The good news here is that, if something big is happening, - chances are, someone will be Tweeting in English. (This is true about other social media as well, but Twitter is, for obvious reasons, the most convenient place to provide content in numerous languages).
For example, in Ukraine, alongside ‘official’ accounts in Ukrainian/Russian an Anglophone Twitter account of the protests has been set up right away.
And here are some examples of visuals activists created in English to deliver their message, while the international media was still painting the protests in pro-Russia vs pro-European terms.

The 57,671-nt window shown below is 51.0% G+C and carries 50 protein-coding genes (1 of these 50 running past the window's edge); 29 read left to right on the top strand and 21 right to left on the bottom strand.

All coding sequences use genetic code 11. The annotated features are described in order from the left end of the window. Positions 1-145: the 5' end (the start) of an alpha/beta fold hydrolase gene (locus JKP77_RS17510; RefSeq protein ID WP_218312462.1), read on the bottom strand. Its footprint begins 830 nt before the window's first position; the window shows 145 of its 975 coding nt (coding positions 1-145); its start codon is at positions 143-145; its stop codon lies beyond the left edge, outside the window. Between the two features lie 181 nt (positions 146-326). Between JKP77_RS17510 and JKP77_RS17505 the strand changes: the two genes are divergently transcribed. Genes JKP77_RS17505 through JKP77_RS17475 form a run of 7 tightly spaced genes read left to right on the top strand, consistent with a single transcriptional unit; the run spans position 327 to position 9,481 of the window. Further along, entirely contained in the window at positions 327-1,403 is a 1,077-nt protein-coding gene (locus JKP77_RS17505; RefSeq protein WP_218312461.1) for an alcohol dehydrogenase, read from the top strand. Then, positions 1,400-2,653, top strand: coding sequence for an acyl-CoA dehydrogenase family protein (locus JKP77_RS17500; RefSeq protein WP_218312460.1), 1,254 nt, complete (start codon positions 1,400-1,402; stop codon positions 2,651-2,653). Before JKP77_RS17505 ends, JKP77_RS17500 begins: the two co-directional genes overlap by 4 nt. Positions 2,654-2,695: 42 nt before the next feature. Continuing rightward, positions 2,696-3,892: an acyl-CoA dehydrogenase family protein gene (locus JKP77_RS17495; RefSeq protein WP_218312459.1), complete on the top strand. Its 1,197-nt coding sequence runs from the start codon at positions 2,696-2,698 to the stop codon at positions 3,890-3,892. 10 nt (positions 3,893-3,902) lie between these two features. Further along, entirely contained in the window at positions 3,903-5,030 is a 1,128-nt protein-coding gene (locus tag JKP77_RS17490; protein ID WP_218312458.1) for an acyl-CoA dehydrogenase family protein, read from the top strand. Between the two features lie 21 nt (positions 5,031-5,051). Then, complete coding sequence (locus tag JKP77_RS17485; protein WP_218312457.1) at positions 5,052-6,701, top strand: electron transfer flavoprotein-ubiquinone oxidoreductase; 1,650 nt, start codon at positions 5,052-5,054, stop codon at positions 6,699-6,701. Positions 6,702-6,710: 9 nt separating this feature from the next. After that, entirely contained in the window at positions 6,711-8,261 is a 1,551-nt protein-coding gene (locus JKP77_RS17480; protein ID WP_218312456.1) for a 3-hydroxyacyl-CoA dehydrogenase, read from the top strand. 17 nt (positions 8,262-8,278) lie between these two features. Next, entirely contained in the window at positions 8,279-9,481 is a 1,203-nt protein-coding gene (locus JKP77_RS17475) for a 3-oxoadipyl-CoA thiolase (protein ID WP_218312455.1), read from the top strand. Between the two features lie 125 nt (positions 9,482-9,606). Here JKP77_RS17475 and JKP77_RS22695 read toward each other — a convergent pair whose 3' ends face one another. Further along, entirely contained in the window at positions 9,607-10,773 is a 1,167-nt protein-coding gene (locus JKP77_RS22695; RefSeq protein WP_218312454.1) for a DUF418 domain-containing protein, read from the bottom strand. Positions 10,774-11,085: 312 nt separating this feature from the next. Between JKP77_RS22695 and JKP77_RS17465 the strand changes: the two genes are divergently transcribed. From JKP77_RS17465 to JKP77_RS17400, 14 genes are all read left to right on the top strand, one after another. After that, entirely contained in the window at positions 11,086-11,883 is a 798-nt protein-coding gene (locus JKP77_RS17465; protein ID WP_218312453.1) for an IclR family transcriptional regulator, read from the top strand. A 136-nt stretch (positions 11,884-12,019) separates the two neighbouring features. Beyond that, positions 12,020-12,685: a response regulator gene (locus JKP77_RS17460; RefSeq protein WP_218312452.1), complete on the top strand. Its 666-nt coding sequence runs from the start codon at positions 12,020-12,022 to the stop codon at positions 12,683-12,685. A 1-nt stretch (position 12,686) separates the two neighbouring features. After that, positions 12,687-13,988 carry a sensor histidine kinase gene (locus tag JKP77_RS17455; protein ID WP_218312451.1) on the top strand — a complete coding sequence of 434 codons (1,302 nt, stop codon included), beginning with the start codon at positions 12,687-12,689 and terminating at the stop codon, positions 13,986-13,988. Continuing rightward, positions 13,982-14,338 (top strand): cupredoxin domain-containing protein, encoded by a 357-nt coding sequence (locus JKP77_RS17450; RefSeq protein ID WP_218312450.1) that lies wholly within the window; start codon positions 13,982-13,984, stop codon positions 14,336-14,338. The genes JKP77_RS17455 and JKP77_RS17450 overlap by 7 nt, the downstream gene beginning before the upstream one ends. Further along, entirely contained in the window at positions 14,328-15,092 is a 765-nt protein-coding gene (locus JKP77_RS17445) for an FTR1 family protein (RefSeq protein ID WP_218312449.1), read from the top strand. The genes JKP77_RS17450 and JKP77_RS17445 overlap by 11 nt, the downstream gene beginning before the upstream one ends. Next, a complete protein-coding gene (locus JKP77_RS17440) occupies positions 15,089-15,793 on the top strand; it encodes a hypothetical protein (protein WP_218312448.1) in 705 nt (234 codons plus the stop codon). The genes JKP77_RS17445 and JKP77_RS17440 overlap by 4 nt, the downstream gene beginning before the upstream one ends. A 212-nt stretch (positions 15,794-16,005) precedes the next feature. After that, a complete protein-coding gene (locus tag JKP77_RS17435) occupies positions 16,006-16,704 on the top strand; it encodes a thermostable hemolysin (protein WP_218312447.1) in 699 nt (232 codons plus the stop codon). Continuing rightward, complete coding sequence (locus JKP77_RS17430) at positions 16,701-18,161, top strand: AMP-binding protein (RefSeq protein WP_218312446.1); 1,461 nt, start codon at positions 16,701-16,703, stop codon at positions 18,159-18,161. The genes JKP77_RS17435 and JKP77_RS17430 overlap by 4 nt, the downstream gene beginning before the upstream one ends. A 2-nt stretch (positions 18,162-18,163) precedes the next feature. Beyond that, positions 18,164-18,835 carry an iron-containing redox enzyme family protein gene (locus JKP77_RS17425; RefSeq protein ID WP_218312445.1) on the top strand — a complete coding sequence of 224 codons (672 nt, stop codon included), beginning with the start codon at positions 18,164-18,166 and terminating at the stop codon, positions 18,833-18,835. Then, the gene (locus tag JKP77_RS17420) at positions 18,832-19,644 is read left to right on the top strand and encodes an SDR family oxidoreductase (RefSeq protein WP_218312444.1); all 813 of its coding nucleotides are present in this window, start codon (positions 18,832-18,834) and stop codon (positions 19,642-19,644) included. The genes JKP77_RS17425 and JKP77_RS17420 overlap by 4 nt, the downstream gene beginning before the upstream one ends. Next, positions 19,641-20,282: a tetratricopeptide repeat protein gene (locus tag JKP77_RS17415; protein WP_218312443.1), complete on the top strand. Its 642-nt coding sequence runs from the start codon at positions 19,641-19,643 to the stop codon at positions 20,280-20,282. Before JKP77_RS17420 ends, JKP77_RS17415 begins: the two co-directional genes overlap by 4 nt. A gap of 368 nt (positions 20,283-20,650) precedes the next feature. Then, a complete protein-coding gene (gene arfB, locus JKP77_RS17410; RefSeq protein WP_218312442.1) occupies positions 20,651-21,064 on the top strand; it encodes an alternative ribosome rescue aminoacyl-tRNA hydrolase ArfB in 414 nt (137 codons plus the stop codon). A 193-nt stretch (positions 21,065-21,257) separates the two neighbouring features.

How to find important content on Facebook? Not all users on Twitter use hashtags. On Facebook people use them even less. Do not rely on them for finding important content! Since most of political discussions in Ukraine take place on Facebook, some of key users have emerged even before the protests began. In the age of social media it is not surprising that many of the most popular users on Facebook happened to be journalists (people well-connected to both sides of the media world), but also politicians (in our case, the opposition), political bloggers and other public opinion leaders. As events unfolded, many activists have also emerged on Facebook and became the source of important information for protests as well as the media. Just like on Twitter, ‘official’ protest page has also been set up on Facebook and consequently broke the record in Ukraine on the speed of accumulating followers. Another source of important information had been various Facebook ‘events’ created by users to engage people in the protests. Most popular events (with tens of thousands of ‘participants’) have provided the space for sharing important updates, instructions and so on. Finally, if Twitter had been instrumental in informing people inside and outside Ukraine about #Euromaidan, Facebook has become the main platform for organizing (something that happened not only in Ukraine, but other places as well). Various groups ranging from those offering legal aid, medical help, supplies to protests and so on used Facebook to communicate and organize. In many cases their information was publicly available to everyone including media.